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Raise your hand if you want children to be more active! What about the opportunity to access safer sidewalks and cycle paths so they can ride or walk to school? Americans in cities across the country all raised their hands this last election cycle to vote for change within their communities, giving their citizens the right to enjoy their city on foot, bicycle, skates, or any mode of active transportation they choose.

Science

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Toyota, Green Energy, Fellowship, Fellowship Award, Fellowship Grant, Fellowship Awards, Fellowship Programs, Fellowships For Women In Science Program, Energy, Renewable Energy, electric vehicle , Electric Vehicles (Ev), Electric Vehicles, Research, transportation research, Transportation, Carbon Dioxide

The Electrochemical Society with Toyota North America 2017-2018 ECS Toyota Young Investigator Fellowship for Projects in Green Energy Technology

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ECS, in partnership with the Toyota Research Institute of North America (TRINA), a division of Toyota Motor Engineering & Manufacturing North America, Inc. (TEMA), is requesting proposals from young professors and scholars pursuing innovative electrochemical research in green energy technology.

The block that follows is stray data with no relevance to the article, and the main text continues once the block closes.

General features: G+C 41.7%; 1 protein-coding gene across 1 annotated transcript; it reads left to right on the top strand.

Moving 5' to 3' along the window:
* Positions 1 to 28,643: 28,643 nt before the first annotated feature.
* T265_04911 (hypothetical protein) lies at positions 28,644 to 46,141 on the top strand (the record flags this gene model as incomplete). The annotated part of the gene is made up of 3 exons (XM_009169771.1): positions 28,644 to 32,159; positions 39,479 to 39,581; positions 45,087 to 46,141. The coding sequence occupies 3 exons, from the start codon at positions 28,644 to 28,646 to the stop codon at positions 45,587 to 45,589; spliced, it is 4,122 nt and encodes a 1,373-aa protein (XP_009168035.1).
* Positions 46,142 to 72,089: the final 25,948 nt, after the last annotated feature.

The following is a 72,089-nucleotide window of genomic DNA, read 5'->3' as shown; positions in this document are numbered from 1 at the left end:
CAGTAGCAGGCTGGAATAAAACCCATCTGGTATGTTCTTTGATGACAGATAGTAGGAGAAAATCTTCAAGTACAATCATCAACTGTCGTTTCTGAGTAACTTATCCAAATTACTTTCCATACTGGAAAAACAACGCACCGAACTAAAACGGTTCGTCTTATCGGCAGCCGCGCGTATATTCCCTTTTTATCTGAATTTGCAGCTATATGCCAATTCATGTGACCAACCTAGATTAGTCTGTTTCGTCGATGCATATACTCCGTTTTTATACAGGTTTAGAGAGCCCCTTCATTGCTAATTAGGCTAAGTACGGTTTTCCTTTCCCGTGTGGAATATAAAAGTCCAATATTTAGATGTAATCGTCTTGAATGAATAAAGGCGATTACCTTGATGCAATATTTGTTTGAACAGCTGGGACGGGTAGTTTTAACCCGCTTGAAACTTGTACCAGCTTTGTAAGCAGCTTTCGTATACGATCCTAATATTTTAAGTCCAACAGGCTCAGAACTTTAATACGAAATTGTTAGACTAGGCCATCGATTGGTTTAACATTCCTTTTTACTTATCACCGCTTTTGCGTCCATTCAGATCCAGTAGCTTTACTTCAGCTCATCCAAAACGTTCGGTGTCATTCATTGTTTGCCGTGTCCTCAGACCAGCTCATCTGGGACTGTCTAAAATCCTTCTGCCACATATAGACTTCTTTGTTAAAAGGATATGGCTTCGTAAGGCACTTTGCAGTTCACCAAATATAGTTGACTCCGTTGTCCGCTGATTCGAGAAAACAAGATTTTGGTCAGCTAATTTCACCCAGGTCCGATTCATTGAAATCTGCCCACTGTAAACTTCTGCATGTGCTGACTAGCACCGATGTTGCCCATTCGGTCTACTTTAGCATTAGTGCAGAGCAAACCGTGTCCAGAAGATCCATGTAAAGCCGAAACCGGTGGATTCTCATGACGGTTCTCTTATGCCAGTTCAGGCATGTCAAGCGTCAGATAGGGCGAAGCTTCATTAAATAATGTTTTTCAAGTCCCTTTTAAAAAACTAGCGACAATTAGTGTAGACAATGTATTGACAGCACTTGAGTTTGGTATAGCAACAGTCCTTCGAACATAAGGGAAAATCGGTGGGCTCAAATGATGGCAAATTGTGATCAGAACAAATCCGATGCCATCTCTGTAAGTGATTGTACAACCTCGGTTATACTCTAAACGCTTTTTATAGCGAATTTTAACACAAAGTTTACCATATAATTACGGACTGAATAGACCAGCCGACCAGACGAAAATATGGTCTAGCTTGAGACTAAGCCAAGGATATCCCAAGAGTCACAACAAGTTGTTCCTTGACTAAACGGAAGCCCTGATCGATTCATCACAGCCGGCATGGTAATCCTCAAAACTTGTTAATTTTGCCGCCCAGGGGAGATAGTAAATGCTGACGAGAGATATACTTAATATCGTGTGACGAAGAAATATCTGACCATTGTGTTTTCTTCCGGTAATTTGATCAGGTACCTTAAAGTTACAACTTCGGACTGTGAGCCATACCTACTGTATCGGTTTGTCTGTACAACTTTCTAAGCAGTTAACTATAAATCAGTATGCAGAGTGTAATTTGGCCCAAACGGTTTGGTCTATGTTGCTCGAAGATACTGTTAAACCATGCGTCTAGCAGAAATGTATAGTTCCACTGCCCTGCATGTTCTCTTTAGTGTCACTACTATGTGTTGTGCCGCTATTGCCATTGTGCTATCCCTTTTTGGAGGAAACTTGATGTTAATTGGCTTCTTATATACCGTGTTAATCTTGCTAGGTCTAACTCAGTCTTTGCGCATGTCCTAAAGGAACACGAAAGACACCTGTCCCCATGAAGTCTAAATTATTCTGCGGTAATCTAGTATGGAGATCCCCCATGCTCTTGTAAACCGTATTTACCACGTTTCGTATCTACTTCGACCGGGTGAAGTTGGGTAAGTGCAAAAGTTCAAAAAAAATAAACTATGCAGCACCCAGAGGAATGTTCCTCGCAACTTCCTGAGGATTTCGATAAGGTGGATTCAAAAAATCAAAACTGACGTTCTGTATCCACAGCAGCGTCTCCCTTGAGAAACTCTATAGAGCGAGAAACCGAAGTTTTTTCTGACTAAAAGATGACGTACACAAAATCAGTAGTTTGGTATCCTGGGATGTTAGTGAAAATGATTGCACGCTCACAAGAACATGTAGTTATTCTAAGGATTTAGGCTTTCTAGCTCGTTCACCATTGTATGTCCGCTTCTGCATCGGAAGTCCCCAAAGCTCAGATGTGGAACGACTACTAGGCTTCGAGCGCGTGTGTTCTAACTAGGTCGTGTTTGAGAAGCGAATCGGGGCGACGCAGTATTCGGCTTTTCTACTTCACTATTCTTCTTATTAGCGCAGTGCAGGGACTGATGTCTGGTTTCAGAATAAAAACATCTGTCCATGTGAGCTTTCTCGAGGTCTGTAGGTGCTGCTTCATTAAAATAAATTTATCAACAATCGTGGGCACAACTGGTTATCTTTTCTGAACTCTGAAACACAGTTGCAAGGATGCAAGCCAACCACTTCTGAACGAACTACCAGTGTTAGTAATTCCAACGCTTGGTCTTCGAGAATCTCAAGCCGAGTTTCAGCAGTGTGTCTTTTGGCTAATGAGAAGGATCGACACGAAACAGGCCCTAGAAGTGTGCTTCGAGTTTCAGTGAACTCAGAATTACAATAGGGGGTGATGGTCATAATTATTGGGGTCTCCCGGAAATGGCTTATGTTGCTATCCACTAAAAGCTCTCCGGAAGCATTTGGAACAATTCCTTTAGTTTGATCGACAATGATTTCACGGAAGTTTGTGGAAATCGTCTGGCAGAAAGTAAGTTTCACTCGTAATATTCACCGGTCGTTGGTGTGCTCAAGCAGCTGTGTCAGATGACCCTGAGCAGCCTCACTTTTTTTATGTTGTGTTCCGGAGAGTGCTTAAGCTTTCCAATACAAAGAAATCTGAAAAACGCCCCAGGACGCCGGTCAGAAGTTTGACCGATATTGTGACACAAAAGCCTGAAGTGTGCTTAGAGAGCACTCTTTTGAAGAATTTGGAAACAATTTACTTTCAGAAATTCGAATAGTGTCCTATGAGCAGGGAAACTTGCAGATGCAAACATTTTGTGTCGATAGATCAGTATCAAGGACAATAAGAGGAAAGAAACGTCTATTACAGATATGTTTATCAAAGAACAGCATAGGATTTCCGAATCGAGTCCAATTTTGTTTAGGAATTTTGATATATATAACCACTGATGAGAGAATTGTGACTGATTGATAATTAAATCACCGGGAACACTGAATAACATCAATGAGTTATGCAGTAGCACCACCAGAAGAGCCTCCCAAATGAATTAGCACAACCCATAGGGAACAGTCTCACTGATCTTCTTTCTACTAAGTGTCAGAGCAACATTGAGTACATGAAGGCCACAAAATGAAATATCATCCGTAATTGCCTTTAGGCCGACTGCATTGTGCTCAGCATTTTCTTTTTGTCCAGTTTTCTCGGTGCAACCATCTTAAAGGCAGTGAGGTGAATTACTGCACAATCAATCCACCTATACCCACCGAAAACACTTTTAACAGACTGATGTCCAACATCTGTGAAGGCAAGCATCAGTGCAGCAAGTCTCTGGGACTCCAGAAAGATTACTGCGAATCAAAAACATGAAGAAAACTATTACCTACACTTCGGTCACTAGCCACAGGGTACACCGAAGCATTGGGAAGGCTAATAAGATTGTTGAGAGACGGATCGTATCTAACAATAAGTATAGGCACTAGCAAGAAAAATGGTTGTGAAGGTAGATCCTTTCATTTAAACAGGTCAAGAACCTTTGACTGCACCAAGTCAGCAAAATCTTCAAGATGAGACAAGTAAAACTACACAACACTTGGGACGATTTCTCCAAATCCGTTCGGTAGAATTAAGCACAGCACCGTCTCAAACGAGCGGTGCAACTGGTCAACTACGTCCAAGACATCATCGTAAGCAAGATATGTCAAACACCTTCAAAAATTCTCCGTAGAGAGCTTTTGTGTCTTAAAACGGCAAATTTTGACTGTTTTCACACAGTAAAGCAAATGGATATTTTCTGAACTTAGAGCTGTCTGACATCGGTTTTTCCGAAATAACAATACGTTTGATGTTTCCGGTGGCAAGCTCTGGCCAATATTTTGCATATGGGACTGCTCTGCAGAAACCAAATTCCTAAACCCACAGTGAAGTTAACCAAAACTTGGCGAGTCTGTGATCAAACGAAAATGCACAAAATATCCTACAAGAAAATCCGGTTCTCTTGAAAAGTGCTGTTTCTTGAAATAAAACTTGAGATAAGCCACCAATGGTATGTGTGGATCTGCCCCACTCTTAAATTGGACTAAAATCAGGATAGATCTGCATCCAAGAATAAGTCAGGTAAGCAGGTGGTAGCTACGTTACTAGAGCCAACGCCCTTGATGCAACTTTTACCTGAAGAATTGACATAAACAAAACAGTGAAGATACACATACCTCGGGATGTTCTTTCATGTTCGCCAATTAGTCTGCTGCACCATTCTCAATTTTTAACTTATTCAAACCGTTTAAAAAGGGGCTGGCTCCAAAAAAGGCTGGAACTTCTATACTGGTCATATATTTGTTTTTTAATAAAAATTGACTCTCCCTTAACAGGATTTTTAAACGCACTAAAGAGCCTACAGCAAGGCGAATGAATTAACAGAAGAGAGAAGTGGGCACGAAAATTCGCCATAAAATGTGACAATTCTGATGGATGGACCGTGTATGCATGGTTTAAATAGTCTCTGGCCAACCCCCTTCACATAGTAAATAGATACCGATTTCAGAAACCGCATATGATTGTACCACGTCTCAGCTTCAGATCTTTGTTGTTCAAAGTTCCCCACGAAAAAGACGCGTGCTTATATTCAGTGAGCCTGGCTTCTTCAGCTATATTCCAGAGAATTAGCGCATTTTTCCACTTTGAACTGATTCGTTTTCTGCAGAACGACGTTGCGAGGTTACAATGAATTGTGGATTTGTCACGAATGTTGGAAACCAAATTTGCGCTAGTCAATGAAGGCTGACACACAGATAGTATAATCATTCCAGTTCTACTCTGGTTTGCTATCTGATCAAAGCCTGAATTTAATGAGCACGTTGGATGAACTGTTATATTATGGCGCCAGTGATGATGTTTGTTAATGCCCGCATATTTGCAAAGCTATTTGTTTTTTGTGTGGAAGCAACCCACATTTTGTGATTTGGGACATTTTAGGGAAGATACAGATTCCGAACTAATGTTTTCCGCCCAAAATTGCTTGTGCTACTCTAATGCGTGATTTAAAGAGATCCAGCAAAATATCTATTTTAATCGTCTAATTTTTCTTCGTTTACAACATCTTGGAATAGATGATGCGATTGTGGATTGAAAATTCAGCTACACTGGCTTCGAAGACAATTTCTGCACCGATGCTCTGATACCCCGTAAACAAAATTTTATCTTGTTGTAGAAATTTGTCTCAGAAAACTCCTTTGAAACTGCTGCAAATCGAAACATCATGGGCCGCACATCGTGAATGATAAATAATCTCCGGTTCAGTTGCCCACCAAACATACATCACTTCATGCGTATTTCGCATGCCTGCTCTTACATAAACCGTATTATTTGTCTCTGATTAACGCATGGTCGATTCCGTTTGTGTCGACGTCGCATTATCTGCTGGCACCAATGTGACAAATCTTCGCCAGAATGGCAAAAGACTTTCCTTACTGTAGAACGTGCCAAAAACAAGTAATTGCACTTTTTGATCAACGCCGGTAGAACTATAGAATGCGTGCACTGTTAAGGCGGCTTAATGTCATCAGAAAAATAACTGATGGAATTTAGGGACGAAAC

Science

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Ceramic, Ceramics, ceramic composites, ceramic matric composites, Materials, Materials Science, Materials Science & Engineering, materials science engineering, Silicon Carbide, Department of Energy (DOE), Department Of Energy, GE Aviation, General Electric Global Research Center, General Electric, Aviation, Power, Electricity, Carbon Emissions, fuel mileage

Ceramic Matrix Composites Take Flight in LEAP Jet Engine

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A quarter-century ago, the Department of Energy began a program, led by Oak Ridge National Laboratory, to support U.S. development of ceramic matrix composites. In 2016 a new aircraft engine became the first widely deployed CMC-containing product.

Science

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New Study Estimates Frequency of Flight-Disrupting Volcanic Eruptions

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Holidaymakers concerned about fresh volcanic eruptions causing flight-disrupting ash clouds across Northern Europe might be reassured by a study setting out the first reliable estimates of their frequency

Business

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surge pricing, Ride Sharing

Study: While Painful, Surge Pricing Is Still a Good Deal

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New research from Washington University in St. Louis’s Olin Business School shows price hikes in ride-sharing services such as Uber and Lyft during peak use times, such as New Year’s Eve, can actually benefit both drivers and consumers.

Medicine

Channels:

Seth Blackshaw, Brain, Suprachiasmatic Nucleus, ScN, Fever, Jet Lag, Temperature

Here's Why You Don't Feel Jet-Lagged When You Run a Fever

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A clump of just a few thousand brain cells, no bigger than a mustard seed, controls the daily ebb and flow of most bodily processes in mammals -- sleep/wake cycles, most notably. Now, Johns Hopkins scientists report direct evidence in mice for how those cell clusters control sleep and relay light cues about night and day throughout the body.